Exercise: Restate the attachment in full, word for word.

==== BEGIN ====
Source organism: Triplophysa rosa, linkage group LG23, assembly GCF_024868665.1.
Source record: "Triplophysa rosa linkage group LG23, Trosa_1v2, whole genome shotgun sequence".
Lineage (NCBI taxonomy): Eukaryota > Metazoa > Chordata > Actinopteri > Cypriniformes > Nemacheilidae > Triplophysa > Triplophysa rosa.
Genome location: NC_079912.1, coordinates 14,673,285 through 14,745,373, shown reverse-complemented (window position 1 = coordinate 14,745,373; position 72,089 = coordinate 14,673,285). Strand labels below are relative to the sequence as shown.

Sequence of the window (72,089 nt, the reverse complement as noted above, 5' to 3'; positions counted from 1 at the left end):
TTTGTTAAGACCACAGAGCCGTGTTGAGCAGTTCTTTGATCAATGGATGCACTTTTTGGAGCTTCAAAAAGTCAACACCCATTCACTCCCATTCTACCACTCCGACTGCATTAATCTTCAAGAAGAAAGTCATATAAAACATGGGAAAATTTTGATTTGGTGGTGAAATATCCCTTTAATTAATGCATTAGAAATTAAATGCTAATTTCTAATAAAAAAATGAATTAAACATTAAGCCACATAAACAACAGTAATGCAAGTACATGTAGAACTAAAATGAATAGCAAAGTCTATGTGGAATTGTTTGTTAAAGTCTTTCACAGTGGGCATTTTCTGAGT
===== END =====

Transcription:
Source organism: Triplophysa rosa, linkage group LG23, assembly GCF_024868665.1.
Source record: "Triplophysa rosa linkage group LG23, Trosa_1v2, whole genome shotgun sequence".
Lineage (NCBI taxonomy): Eukaryota > Metazoa > Chordata > Actinopteri > Cypriniformes > Nemacheilidae > Triplophysa > Triplophysa rosa.
Genome location: NC_079912.1, coordinates 14,673,285 through 14,745,373, shown reverse-complemented (window position 1 = coordinate 14,745,373; position 72,089 = coordinate 14,673,285). Strand labels below are relative to the sequence as shown.

Sequence of the window (72,089 nt, the reverse complement as noted above, 5' to 3'; positions counted from 1 at the left end):
TTTGTTAAGACCACAGAGCCGTGTTGAGCAGTTCTTTGATCAATGGATGCACTTTTTGGAGCTTCAAAAAGTCAACACCCATTCACTCCCATTCTACCACTCCGACTGCATTAATCTTCAAGAAGAAAGTCATATAAAACATGGGAAAATTTTGATTTGGTGGTGAAATATCCCTTTAATTAATGCATTAGAAATTAAATGCTAATTTCTAATAAAAAAATGAATTAAACATTAAGCCACATAAACAACAGTAATGCAAGTACATGTAGAACTAAAATGAATAGCAAAGTCTATGTGGAATTGTTTGTTAAAGTCTTTCACAGTGGGCATTTTCTGAGT